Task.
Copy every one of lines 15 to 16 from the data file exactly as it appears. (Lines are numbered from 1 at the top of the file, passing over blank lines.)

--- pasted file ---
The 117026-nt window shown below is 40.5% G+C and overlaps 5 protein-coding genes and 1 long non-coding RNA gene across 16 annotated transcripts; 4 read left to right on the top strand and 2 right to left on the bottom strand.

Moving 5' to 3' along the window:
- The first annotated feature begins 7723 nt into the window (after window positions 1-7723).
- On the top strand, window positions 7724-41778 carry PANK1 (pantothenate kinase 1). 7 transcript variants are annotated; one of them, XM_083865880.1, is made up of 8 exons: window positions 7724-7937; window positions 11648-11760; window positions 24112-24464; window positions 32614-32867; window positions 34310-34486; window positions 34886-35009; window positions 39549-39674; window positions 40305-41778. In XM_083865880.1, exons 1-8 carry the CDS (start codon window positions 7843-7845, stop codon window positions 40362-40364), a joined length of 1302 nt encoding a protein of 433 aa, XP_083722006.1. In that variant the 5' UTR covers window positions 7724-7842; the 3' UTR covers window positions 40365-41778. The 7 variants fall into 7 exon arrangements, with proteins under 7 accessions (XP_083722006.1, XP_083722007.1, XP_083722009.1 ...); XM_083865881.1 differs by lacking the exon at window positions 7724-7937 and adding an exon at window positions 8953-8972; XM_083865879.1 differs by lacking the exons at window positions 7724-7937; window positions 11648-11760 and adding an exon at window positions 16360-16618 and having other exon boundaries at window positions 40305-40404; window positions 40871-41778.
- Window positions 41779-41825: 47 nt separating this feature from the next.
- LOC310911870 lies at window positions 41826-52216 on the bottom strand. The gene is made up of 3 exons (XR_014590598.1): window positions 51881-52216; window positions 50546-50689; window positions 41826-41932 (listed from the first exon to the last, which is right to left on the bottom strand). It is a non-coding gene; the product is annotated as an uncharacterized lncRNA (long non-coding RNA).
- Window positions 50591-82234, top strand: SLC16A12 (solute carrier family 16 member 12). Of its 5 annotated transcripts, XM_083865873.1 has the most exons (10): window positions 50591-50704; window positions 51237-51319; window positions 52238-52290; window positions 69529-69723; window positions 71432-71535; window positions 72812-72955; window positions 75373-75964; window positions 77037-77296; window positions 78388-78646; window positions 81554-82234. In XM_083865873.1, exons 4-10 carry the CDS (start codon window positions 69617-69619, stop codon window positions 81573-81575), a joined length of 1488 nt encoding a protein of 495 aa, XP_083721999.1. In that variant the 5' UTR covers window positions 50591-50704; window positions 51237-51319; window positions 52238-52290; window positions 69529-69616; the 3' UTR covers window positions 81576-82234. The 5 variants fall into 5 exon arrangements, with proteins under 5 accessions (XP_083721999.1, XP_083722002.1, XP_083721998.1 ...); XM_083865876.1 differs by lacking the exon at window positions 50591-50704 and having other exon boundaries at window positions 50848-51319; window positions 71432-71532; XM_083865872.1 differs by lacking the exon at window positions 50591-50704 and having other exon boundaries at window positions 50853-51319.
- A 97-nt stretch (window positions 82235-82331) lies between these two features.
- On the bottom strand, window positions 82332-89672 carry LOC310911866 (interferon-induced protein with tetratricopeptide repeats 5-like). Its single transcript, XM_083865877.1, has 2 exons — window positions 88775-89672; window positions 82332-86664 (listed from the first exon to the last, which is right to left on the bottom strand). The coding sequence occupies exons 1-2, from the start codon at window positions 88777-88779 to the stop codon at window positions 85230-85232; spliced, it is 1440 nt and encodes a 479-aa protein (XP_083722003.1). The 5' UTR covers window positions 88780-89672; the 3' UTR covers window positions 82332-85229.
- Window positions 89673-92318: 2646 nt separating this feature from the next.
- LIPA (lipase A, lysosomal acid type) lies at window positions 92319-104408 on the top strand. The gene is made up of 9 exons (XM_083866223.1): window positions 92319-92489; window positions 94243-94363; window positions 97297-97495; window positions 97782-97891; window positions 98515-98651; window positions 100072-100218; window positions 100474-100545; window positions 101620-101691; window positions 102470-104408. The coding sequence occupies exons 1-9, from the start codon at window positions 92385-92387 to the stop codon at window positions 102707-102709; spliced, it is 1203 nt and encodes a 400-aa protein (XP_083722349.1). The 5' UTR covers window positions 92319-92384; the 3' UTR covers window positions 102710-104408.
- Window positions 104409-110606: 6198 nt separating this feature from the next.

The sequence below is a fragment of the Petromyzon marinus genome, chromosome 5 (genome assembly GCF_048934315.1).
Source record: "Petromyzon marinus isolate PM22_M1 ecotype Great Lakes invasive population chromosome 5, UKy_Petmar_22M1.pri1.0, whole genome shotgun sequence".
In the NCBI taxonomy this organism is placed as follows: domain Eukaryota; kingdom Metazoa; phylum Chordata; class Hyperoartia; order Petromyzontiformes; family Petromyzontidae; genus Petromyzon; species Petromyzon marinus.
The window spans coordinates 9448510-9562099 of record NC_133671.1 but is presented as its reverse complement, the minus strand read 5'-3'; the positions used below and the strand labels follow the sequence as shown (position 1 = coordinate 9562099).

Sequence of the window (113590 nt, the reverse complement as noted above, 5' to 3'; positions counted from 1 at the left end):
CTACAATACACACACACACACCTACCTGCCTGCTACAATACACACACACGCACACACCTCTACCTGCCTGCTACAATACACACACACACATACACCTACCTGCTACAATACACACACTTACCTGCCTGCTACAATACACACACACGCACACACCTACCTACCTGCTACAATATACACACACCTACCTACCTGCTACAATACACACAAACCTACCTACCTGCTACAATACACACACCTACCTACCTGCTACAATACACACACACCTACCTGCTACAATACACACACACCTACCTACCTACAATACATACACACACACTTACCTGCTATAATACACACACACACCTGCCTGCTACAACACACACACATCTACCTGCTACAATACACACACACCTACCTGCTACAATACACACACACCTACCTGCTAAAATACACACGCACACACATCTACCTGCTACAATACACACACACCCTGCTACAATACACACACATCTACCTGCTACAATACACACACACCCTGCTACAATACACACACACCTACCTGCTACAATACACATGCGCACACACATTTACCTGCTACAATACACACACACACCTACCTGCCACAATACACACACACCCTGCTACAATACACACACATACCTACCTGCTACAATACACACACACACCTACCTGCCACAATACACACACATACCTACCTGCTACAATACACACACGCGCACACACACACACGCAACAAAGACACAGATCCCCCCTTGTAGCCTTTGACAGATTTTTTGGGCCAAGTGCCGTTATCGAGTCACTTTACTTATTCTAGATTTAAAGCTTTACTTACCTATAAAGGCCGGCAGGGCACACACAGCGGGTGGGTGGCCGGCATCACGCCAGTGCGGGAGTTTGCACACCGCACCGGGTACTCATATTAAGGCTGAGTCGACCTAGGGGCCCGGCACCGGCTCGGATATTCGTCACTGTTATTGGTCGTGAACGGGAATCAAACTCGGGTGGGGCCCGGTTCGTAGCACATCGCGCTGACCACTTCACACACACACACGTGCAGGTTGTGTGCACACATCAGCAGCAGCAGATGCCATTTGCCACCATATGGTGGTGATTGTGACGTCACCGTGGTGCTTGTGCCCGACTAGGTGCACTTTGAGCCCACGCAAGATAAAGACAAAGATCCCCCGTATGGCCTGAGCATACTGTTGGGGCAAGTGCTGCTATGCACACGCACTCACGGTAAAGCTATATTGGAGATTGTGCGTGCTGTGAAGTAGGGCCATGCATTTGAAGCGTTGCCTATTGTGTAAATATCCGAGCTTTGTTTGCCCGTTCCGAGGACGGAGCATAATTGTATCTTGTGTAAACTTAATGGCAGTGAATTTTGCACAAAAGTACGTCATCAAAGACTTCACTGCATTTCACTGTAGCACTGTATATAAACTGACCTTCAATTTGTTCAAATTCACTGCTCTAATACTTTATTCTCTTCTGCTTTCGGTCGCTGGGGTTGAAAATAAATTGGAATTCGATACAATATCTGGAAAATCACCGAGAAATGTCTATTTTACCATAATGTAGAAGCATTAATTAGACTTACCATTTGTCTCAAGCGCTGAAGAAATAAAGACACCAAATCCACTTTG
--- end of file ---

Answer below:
In the NCBI taxonomy this organism is placed as follows: domain Eukaryota; kingdom Metazoa; phylum Chordata; class Hyperoartia; order Petromyzontiformes; family Petromyzontidae; genus Petromyzon; species Petromyzon marinus.
The window spans coordinates 9448510-9562099 of record NC_133671.1 but is presented as its reverse complement, the minus strand read 5'-3'; the positions used below and the strand labels follow the sequence as shown (position 1 = coordinate 9562099).